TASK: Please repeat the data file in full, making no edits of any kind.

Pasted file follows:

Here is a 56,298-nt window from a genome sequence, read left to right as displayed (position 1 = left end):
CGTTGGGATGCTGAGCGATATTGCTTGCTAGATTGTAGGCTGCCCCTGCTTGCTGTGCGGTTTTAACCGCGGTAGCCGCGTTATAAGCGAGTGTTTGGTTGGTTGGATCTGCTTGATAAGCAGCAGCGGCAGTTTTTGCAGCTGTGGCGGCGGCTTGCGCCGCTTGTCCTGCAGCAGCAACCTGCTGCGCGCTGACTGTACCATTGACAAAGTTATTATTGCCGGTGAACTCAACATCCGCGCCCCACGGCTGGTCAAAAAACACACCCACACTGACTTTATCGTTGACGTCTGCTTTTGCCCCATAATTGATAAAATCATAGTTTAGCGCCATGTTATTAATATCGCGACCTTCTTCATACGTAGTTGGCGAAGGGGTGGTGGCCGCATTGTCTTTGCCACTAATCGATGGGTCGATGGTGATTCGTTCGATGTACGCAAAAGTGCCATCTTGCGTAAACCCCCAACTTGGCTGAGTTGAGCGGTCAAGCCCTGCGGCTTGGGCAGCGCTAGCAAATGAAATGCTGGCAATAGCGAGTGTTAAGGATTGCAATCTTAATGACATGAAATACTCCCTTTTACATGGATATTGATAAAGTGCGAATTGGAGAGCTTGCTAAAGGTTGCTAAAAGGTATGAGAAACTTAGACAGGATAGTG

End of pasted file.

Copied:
Here is a 56,298-nt window from a genome sequence, read left to right as displayed (position 1 = left end):
CGTTGGGATGCTGAGCGATATTGCTTGCTAGATTGTAGGCTGCCCCTGCTTGCTGTGCGGTTTTAACCGCGGTAGCCGCGTTATAAGCGAGTGTTTGGTTGGTTGGATCTGCTTGATAAGCAGCAGCGGCAGTTTTTGCAGCTGTGGCGGCGGCTTGCGCCGCTTGTCCTGCAGCAGCAACCTGCTGCGCGCTGACTGTACCATTGACAAAGTTATTATTGCCGGTGAACTCAACATCCGCGCCCCACGGCTGGTCAAAAAACACACCCACACTGACTTTATCGTTGACGTCTGCTTTTGCCCCATAATTGATAAAATCATAGTTTAGCGCCATGTTATTAATATCGCGACCTTCTTCATACGTAGTTGGCGAAGGGGTGGTGGCCGCATTGTCTTTGCCACTAATCGATGGGTCGATGGTGATTCGTTCGATGTACGCAAAAGTGCCATCTTGCGTAAACCCCCAACTTGGCTGAGTTGAGCGGTCAAGCCCTGCGGCTTGGGCAGCGCTAGCAAATGAAATGCTGGCAATAGCGAGTGTTAAGGATTGCAATCTTAATGACATGAAATACTCCCTTTTACATGGATATTGATAAAGTGCGAATTGGAGAGCTTGCTAAAGGTTGCTAAAAGGTATGAGAAACTTAGACAGGATAGTG